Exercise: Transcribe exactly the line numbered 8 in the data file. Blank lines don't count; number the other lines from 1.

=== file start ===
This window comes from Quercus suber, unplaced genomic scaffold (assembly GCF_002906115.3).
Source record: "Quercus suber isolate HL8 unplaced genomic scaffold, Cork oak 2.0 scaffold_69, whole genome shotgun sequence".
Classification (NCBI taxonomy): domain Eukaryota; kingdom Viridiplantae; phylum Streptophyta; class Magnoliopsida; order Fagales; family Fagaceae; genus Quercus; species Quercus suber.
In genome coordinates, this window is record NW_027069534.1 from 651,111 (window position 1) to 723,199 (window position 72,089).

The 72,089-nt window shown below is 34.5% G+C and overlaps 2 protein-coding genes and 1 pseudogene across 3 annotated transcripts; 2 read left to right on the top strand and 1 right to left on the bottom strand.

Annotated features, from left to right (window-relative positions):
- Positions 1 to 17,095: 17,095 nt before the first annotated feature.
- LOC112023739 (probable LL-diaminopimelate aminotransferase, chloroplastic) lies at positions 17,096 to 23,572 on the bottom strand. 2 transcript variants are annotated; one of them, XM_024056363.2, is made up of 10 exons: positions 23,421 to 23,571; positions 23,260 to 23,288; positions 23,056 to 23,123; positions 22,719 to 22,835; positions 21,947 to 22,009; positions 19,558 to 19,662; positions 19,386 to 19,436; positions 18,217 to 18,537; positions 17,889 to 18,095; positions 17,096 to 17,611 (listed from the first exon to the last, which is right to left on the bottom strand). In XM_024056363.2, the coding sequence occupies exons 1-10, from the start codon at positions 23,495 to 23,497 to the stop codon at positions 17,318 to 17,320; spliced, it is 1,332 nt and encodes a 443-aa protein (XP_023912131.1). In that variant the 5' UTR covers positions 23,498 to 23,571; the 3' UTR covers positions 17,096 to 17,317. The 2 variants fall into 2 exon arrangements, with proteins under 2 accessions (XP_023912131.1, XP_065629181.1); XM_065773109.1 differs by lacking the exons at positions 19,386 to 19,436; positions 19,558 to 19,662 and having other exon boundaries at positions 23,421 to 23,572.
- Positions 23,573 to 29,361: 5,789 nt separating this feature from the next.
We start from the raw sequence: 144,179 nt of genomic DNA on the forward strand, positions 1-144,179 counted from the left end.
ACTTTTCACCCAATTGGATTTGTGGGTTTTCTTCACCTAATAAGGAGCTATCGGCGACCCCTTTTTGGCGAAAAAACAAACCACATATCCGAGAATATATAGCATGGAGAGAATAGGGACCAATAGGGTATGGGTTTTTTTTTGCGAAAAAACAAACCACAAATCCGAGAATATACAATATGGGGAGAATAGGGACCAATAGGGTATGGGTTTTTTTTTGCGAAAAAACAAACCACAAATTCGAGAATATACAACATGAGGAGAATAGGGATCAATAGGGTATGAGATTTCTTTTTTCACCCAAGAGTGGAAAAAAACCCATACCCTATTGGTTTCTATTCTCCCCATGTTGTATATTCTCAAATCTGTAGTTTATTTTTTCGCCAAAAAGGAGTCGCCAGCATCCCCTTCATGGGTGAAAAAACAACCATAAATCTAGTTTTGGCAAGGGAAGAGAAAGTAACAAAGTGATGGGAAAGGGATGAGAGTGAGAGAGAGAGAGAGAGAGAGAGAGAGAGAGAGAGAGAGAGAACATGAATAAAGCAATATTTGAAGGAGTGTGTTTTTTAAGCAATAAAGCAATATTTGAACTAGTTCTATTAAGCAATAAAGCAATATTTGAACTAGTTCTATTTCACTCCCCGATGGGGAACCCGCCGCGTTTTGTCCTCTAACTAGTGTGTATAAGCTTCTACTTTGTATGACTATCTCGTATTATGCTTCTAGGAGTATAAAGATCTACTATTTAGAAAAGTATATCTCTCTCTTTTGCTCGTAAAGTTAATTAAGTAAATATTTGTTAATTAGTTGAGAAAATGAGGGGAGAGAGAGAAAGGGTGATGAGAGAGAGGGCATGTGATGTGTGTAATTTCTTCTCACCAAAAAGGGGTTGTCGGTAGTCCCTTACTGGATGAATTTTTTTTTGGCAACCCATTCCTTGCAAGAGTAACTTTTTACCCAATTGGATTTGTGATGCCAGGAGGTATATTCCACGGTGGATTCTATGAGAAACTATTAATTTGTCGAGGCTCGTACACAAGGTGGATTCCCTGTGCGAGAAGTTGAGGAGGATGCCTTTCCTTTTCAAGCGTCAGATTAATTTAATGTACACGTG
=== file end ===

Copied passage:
- LOC112023739 (probable LL-diaminopimelate aminotransferase, chloroplastic) lies at positions 17,096 to 23,572 on the bottom strand. 2 transcript variants are annotated; one of them, XM_024056363.2, is made up of 10 exons: positions 23,421 to 23,571; positions 23,260 to 23,288; positions 23,056 to 23,123; positions 22,719 to 22,835; positions 21,947 to 22,009; positions 19,558 to 19,662; positions 19,386 to 19,436; positions 18,217 to 18,537; positions 17,889 to 18,095; positions 17,096 to 17,611 (listed from the first exon to the last, which is right to left on the bottom strand). In XM_024056363.2, the coding sequence occupies exons 1-10, from the start codon at positions 23,495 to 23,497 to the stop codon at positions 17,318 to 17,320; spliced, it is 1,332 nt and encodes a 443-aa protein (XP_023912131.1). In that variant the 5' UTR covers positions 23,498 to 23,571; the 3' UTR covers positions 17,096 to 17,317. The 2 variants fall into 2 exon arrangements, with proteins under 2 accessions (XP_023912131.1, XP_065629181.1); XM_065773109.1 differs by lacking the exons at positions 19,386 to 19,436; positions 19,558 to 19,662 and having other exon boundaries at positions 23,421 to 23,572.